After 10 years of working in tandem with decorator Rémi Tessier, the "Shinmonzen Dori" hotel opened in December 2021 giving way to a secret location in Kyoto city, Japanese city in the Kansai region, in the center of Honshū.
This new hotel is the work of the contemporary architect Tadao Ando. Built in a traditional and preserved area by the city of KyotoIl, the Shinmonzen offers a unique experience by creating a fusion between the old and the new. Specifically, on the outside, this hotel boasts a classic facade featuring wooden slats as well as Kawara tiles, not far from suspecting any modern design inside.
The architect's wish was to keep the traditional look as well as the essence of Kyoto city while offering a unique and complete sensory experience.
Inside, the hotel plunges you into a futuristic atmosphere with a long corridor as a welcome, lined with raw concrete on one side and vertical wooden slats on the other. The decorator Rémi Tessier reveals a furniture in the air of time by associating the design of the east and the west.
Tadao Ando's goal was to strike a balance between an exterior that respects its surroundings and an interior that evokes Europe.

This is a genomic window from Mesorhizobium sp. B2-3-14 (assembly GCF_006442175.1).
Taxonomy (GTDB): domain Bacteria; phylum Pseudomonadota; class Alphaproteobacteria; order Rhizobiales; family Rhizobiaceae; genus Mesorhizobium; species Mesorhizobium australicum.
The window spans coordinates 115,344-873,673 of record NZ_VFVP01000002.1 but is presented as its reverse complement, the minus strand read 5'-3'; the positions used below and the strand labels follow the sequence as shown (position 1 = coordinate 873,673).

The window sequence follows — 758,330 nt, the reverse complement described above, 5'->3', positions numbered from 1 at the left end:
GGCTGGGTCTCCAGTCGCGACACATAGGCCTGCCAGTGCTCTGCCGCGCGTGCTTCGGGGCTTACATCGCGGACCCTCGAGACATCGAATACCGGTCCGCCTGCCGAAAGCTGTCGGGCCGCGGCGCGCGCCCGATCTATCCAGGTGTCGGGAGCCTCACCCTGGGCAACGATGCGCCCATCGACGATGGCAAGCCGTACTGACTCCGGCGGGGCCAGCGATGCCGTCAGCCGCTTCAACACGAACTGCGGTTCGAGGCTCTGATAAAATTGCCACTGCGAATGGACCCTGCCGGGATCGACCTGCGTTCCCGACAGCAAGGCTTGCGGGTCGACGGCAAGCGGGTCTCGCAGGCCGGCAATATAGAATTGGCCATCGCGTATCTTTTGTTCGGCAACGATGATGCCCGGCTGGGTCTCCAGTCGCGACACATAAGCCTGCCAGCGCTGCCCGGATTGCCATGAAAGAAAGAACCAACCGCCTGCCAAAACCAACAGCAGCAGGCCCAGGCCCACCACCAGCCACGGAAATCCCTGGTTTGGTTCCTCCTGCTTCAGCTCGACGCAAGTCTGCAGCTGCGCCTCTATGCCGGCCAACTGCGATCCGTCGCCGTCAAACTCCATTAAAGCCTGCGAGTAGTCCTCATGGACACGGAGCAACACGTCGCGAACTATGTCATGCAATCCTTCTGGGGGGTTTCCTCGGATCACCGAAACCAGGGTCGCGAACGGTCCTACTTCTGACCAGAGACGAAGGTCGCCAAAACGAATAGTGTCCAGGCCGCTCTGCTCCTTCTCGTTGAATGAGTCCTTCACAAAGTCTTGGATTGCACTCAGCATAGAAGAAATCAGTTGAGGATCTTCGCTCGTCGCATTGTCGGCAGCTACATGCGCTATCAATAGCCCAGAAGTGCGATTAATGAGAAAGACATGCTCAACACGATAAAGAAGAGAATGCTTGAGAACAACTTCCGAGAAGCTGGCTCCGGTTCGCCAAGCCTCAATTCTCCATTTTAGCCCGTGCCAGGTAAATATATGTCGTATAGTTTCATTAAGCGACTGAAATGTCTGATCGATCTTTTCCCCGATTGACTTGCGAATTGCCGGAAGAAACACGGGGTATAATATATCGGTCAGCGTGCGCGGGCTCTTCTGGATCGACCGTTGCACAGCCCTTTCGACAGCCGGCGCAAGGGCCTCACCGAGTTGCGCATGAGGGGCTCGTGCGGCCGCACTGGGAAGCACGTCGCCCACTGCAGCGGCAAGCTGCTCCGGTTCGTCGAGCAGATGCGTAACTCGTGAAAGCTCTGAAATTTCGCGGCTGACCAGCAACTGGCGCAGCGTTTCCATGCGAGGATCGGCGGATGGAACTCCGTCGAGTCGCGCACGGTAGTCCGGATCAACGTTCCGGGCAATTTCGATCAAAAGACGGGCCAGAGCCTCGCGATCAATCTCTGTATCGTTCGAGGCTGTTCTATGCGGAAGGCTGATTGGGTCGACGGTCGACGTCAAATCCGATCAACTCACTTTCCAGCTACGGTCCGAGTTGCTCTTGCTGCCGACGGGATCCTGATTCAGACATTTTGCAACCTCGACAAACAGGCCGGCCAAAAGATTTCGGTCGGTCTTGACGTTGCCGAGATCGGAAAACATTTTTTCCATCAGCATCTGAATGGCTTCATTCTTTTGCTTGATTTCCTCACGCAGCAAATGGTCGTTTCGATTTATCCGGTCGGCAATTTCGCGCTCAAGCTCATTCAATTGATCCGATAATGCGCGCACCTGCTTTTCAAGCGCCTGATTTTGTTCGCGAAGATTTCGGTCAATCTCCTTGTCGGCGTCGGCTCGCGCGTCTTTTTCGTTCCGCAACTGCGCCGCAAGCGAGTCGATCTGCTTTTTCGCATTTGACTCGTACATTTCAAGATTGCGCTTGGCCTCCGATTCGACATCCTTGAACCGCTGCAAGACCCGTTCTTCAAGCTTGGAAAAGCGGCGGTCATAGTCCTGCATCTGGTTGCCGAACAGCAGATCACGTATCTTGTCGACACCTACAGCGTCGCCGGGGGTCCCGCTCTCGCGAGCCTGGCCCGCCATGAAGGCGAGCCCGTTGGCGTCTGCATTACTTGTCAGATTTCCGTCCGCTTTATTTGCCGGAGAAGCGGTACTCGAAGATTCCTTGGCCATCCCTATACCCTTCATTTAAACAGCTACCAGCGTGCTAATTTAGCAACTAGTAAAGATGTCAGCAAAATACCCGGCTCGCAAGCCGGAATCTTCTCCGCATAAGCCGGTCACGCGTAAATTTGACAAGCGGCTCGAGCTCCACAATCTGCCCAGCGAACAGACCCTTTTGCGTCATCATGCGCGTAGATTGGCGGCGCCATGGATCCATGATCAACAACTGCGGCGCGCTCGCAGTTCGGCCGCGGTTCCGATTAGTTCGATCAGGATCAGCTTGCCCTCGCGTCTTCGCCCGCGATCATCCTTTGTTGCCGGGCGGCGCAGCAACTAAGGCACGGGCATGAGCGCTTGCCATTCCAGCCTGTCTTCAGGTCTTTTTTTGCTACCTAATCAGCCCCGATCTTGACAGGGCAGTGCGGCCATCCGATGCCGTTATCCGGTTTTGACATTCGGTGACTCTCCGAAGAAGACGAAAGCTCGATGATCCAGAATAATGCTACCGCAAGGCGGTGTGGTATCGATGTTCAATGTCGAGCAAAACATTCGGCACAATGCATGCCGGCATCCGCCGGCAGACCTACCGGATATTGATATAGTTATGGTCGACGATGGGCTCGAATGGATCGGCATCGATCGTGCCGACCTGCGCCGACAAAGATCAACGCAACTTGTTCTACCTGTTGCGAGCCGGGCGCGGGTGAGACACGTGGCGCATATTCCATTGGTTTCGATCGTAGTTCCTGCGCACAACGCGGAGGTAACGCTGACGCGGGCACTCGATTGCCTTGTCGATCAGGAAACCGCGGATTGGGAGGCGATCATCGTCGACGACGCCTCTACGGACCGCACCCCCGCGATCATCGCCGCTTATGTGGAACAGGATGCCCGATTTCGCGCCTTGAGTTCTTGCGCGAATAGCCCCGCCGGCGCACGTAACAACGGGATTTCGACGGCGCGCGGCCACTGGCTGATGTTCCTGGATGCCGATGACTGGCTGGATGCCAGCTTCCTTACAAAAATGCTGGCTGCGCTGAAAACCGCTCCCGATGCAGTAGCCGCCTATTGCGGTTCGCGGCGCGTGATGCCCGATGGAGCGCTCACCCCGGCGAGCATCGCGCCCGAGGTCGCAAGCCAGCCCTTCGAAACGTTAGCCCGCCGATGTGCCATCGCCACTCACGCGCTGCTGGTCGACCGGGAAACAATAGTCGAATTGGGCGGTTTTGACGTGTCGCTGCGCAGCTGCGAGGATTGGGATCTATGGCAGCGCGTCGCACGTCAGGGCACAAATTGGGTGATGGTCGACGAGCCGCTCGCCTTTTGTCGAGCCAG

Indeed, at the urging of hotelier Paddy McKellen, who also owns Villa la Coste in Provence, Ando alludes to to the villa being "little sister" to the Shinmonzen, which can be seen in subtly shared design details. European influences are evident in silver door handles made in France and Italian bedding.
The hotel was built from scratch, designed by architect Tadao Ando and conceived by hotelier Paddy McKillen. As you can see, the theme of the hotel is based on travel, both between the past and the present, but also between several countries from which he drew his inspiration. Ando describes the hotel as representing "a nuanced fusion of past, present and future.
The hotel offers nine spacious and contemporary suites, with western-style beds or low futons on tatami. Each has a private balcony overlooking the Shirakawa River, considered the most beautiful body of water in Kyoto.
In keeping with its European DNA, you'll find an epic collection of contemporary art such as Louise Bourgeois' "Pink Days", a companion painting by Damien Hirst or Yoon-Young Hur's moon pots in the first floor lobby.
A space that caters to the desires of the modern traveler, the shinmonzen is expected to open a restaurant as well as a patisserie and spa within the year.
So, who will be the next to want to make this great journey?